1 April 2016
This time next year, the Apprenticeship Levy will be upon us. It’s the cornerstone of the government’s policy to get 3 million extra people into employment by 2020. A noble aim, but for the film and TV sector it poses some serious problems in its currently proposed form.
From April 2017, HMRC will be levying a charge of 0.5% of your payroll via real time PAYE reporting every month. This will affect all companies in all industries, but there will be a £15,000 annual allowance to offset against the charge. Therefore, if you’re a small company with a wage bill of less than £3million per year, you won’t have to pay anything. However as there’s no upper limit, the impact on bigger employers will be significant. Some of the largest UK Screen members, particularly those in the VFX sector could end up contributing as much as £200k each per year into the levy pot.
The government claim that those companies that pay the levy will be able to get more out than they put in, as their “digital accounts” will get a top-up of 10%. Smaller companies that are under the £3m threshold will effectively be able to access "free" training money from the pot. Sounds good, but here’s the rub. The funds can only be used to claim two thirds of the off-site training and assessment costs on accredited courses from accredited providers. They can’t be used to pay for course development, which is a big problem for the film and TV sector.
For VFX, the only currently accredited courses are Junior 2D Artist and Assistant Technical Director. It’s taken 18 months to get those approved via a labyrinthine and inefficient process at BIS. In broadcast TV, there are also just two courses, OB Engineer and Broadcast Production Assistant. There’s nothing specific for post production. For film, there’s only Props Practitioner.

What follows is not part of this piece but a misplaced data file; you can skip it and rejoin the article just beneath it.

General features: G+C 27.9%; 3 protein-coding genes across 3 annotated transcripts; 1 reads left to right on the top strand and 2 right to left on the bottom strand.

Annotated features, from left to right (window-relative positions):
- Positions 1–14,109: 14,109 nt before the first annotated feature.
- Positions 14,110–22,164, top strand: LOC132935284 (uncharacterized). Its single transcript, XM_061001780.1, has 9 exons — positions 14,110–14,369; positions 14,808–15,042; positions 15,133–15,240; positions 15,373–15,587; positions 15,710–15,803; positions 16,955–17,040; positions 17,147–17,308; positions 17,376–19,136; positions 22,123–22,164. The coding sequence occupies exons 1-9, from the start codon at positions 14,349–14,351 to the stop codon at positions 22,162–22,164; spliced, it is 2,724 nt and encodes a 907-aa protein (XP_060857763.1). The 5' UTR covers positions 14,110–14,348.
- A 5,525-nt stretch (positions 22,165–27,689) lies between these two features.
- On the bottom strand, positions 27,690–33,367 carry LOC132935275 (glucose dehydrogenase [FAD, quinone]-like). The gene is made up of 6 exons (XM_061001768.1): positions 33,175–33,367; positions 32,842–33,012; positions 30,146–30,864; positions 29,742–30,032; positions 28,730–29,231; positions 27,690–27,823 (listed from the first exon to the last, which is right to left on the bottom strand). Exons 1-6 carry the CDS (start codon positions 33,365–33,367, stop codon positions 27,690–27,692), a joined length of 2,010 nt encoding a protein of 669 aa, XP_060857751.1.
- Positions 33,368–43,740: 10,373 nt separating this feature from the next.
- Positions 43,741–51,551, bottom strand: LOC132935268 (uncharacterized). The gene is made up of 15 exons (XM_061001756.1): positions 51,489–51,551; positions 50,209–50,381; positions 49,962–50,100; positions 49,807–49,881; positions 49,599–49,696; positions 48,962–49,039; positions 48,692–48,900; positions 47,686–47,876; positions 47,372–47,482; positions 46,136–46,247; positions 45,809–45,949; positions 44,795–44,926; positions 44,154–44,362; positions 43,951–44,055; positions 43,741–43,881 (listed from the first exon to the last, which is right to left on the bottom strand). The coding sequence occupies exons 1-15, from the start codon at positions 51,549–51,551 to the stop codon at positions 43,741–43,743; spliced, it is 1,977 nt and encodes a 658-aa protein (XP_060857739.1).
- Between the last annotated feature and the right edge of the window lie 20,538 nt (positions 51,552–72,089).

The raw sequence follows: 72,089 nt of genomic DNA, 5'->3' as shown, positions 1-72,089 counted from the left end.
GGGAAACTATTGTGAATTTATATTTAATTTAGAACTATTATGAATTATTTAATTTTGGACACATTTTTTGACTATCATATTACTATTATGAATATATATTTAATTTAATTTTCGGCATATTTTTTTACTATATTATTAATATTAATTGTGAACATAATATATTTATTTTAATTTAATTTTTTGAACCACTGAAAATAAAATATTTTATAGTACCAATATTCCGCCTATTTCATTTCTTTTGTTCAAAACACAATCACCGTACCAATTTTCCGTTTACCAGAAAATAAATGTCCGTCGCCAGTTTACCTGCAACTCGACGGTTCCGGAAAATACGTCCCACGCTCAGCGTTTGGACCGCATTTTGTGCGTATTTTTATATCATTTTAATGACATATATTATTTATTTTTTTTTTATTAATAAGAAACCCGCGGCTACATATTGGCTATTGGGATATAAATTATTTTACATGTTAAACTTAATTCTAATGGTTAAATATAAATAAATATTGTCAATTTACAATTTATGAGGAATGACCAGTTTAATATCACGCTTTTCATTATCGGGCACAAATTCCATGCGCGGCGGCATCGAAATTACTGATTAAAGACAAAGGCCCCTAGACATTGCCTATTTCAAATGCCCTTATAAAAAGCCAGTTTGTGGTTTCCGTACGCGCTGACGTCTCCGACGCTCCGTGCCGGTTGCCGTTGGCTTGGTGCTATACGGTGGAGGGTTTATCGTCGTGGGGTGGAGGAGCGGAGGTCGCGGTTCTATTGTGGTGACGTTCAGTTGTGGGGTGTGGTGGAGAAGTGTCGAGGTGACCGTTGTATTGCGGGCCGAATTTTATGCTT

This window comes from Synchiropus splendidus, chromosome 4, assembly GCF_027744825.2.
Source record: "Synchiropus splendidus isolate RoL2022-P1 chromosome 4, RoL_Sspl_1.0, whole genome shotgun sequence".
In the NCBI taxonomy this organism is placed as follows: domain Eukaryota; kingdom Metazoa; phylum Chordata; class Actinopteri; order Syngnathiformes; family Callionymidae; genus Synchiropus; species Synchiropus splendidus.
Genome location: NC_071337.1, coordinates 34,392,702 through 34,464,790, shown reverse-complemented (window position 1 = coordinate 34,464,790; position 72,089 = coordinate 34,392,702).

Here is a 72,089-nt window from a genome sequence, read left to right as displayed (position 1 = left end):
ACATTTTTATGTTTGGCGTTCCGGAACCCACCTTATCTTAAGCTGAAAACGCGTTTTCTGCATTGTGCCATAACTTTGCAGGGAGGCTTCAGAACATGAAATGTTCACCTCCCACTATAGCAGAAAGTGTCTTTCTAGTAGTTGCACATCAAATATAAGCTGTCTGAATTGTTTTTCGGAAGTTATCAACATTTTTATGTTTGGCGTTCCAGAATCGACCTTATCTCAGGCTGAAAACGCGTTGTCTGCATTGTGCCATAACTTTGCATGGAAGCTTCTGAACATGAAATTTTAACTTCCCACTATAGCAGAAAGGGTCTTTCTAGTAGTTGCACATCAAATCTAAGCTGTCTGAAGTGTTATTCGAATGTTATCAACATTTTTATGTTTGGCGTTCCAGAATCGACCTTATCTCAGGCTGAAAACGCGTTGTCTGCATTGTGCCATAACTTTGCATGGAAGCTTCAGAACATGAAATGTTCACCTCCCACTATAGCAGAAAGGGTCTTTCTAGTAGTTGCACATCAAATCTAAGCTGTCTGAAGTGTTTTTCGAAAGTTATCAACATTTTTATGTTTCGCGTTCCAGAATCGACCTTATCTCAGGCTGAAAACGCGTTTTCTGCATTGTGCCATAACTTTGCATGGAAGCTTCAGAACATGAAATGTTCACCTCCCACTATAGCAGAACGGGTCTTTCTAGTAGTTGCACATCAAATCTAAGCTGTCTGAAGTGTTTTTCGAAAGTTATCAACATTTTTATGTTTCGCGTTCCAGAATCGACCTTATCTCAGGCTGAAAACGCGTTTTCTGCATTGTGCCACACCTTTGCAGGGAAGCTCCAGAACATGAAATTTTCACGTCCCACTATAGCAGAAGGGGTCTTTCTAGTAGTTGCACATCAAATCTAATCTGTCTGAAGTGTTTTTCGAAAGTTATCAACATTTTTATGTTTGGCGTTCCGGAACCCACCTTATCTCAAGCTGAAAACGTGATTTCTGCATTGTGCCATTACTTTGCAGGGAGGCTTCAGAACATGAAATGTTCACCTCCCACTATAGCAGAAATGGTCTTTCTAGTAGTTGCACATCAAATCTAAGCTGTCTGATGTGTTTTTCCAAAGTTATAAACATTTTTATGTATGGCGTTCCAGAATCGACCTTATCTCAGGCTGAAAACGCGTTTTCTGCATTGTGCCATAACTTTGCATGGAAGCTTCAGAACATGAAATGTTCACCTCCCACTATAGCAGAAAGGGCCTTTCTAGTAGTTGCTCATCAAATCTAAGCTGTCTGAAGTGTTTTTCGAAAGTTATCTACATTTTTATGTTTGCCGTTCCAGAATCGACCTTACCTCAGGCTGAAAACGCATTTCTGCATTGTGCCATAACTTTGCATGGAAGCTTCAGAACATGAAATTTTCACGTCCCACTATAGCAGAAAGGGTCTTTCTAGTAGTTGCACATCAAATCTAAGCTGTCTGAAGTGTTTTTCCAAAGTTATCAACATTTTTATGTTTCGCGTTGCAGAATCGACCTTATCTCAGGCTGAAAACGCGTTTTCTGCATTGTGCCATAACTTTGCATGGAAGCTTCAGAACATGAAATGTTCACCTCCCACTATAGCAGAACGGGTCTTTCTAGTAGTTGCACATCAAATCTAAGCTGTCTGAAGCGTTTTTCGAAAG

Many of the roles where we have a shortage of skills are highly specialised but the cohort sizes for training are likely to be small, certainly when compared to the potential numbers in the construction and healthcare industries. Therefore for our sector the government’s one-size-fits-all approach doesn’t work, because our course development costs may prove to be a barrier. There’s a real danger that larger companies will decide that the cost of clawing-back what they put into the levy is simply not worth it. They might reluctantly write off the levy as just another payroll tax, unwelcome as that is in a highly competitive global industry. If the training funds aren’t claimed back, the cash is not ring-fenced and will leach out of the creative sector altogether.
If you think that’s bad then consider the effect on the production companies who already pay a voluntary training levy. They won’t be rushing to pay that if they also have to pay a compulsory levy.
There’s fresh detail due soon from the government about how the system to access the funds will actually work. Let’s hope that some of our concerns have been addressed and that the Apprenticeship Levy can be made to deliver the intended results for our sector. UK Screen will certainly be continuing to press for changes if it doesn’t. Streamlining the course accreditation process would be high on our priority list, as would the ability to use the levy to fund the course creation process.
Regardless of any concessions the government might make, with just 12 months to go before the they start taking the money, we need to act now to ensure that the right courses are up and running to give our sector a chance to get back what it puts in. UK Screen has a role to play in encouraging consortia of employers large and small to come together to create new apprenticeship standards which address the skills shortages in our industry. If that’s something that your company would be interested in doing then please get in touch with me.More on UK Screen Alliance